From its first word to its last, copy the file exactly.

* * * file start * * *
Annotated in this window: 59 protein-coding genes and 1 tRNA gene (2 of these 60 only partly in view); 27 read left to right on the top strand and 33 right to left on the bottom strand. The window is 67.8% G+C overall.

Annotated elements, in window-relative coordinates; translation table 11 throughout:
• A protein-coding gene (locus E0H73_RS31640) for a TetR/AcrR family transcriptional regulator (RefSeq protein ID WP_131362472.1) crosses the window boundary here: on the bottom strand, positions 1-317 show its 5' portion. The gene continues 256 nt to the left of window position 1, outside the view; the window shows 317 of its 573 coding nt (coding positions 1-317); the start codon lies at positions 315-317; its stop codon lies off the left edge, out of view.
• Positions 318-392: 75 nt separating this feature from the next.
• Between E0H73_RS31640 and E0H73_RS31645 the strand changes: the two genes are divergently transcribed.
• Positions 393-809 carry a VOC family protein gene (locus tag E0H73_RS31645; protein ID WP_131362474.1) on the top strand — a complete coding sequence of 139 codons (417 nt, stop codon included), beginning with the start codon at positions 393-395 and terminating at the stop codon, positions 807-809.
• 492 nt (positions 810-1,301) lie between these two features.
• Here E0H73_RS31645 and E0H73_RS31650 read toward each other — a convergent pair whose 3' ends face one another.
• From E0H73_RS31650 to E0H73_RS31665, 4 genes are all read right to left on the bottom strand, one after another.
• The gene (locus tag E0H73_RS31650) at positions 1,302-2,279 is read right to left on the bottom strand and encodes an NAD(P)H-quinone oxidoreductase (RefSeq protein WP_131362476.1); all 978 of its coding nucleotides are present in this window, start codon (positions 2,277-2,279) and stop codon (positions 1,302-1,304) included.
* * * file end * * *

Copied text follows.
Annotated in this window: 59 protein-coding genes and 1 tRNA gene (2 of these 60 only partly in view); 27 read left to right on the top strand and 33 right to left on the bottom strand. The window is 67.8% G+C overall.

Annotated elements, in window-relative coordinates; translation table 11 throughout:
• A protein-coding gene (locus E0H73_RS31640) for a TetR/AcrR family transcriptional regulator (RefSeq protein ID WP_131362472.1) crosses the window boundary here: on the bottom strand, positions 1-317 show its 5' portion. The gene continues 256 nt to the left of window position 1, outside the view; the window shows 317 of its 573 coding nt (coding positions 1-317); the start codon lies at positions 315-317; its stop codon lies off the left edge, out of view.
• Positions 318-392: 75 nt separating this feature from the next.
• Between E0H73_RS31640 and E0H73_RS31645 the strand changes: the two genes are divergently transcribed.
• Positions 393-809 carry a VOC family protein gene (locus tag E0H73_RS31645; protein ID WP_131362474.1) on the top strand — a complete coding sequence of 139 codons (417 nt, stop codon included), beginning with the start codon at positions 393-395 and terminating at the stop codon, positions 807-809.
• 492 nt (positions 810-1,301) lie between these two features.
• Here E0H73_RS31645 and E0H73_RS31650 read toward each other — a convergent pair whose 3' ends face one another.
• From E0H73_RS31650 to E0H73_RS31665, 4 genes are all read right to left on the bottom strand, one after another.
• The gene (locus tag E0H73_RS31650) at positions 1,302-2,279 is read right to left on the bottom strand and encodes an NAD(P)H-quinone oxidoreductase (RefSeq protein WP_131362476.1); all 978 of its coding nucleotides are present in this window, start codon (positions 2,277-2,279) and stop codon (positions 1,302-1,304) included.